Emily Tempest: short, loud, sharp as a taipan's tooth.
Last seen in the award-winning Diamond Dove, Emily has a new job: an Aboriginal Community Police Officer. A cop. Not quite what she had in mind when she returned to Central Australia. But for an Aboriginal woman in a pissant mining and meatworks town, the career options are limited. And there's a car attached.
Her new boss, the dour Superintendent Cockburn, sees her role as making tea and rounding up the truants. But when one old friend is murdered out on the Gunshot Road and another one gets the blame, Emily leaps into the investigation feet first, mouth never far behind.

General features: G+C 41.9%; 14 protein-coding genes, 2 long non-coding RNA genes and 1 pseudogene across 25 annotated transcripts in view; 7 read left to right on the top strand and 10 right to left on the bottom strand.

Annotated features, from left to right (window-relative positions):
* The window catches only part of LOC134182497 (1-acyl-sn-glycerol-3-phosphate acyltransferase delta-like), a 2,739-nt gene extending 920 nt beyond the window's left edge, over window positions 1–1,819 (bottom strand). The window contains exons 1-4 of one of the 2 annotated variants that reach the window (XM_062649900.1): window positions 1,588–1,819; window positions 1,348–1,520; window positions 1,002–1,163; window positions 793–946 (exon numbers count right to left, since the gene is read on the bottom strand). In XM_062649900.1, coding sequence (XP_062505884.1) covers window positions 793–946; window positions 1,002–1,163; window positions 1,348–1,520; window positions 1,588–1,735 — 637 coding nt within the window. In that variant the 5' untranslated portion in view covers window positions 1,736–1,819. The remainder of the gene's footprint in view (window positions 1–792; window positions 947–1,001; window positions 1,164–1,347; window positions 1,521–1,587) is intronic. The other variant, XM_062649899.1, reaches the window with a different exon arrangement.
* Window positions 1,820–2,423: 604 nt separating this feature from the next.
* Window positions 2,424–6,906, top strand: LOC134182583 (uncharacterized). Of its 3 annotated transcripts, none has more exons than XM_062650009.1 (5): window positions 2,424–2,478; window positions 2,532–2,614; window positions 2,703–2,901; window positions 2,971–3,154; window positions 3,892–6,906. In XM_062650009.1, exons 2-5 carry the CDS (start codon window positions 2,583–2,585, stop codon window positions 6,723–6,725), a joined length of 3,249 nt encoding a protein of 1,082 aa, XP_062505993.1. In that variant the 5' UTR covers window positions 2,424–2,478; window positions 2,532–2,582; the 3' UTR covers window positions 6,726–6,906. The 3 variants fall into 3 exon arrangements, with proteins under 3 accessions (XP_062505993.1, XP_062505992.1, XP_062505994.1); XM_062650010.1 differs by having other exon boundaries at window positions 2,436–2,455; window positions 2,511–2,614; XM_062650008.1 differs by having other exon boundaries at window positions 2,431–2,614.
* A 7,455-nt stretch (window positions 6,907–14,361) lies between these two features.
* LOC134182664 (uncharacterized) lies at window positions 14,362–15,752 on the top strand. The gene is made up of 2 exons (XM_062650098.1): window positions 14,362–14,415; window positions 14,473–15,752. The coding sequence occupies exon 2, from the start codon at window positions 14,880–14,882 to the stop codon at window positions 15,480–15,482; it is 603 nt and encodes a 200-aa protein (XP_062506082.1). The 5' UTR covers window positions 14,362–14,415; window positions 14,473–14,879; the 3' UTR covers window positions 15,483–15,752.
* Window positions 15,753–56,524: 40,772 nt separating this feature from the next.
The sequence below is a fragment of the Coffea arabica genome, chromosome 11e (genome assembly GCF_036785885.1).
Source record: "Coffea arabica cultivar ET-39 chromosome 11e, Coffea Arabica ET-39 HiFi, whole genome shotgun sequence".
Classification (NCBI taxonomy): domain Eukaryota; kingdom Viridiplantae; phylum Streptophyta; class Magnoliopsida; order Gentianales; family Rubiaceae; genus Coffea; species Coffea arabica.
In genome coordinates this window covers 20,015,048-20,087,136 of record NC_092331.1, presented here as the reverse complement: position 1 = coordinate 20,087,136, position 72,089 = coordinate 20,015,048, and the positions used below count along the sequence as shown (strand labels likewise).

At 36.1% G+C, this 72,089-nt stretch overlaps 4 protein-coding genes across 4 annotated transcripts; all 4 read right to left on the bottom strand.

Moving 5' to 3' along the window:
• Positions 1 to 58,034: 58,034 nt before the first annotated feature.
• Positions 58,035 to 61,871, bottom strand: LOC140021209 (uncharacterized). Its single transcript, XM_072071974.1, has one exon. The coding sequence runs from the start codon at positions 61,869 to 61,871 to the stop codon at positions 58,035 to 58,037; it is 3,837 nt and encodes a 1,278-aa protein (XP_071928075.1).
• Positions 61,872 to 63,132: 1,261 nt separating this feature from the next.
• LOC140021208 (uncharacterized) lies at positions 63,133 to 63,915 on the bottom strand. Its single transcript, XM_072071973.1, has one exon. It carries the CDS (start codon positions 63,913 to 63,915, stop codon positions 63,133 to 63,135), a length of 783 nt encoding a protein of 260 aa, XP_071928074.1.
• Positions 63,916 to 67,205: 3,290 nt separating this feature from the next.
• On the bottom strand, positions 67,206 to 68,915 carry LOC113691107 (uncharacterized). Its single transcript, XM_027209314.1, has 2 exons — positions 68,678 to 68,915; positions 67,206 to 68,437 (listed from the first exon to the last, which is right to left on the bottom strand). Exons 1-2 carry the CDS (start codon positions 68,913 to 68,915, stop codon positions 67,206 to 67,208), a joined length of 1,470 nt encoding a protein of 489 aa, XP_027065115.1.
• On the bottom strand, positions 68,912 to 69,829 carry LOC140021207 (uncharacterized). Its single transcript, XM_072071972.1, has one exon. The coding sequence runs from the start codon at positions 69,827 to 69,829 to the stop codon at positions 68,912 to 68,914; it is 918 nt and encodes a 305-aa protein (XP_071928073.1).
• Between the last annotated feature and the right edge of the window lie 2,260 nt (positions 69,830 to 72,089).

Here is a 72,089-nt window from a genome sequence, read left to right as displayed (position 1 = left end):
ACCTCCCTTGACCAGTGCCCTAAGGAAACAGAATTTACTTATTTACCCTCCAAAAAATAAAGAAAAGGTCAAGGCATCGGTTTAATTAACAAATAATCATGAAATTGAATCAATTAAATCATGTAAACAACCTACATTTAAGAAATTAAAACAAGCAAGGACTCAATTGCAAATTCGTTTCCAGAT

Crisp, colorful prose distinguishes the outstanding second Emily Tempest investigation set in the Australian Outback from Ned Kelly Award winner Hyland (after 2008's Moonlight Downs). Tempest, a half-Aboriginal, half-white police officer, clashes with her superior in the official inquiry into the murder of prospector Albert Ozolins. She doesn't think eccentric John Vincent Petherbridge (aka Wireless ) struck Ozolins a fatal blow to the throat with a geological hammer, despite Wireless's admitting he argued with the victim about Xeno's Paradox shortly beforehand. Instead, Emily suspects that the scientist's research into the snowball Earth theory, the hypothesis that the earth's surface may once have been entirely frozen over, may have given someone a motive to kill. Hyland doesn't spare his independent heroine some rough knocks. Readers who like their mysteries in exotic locales will hope this series has a long run.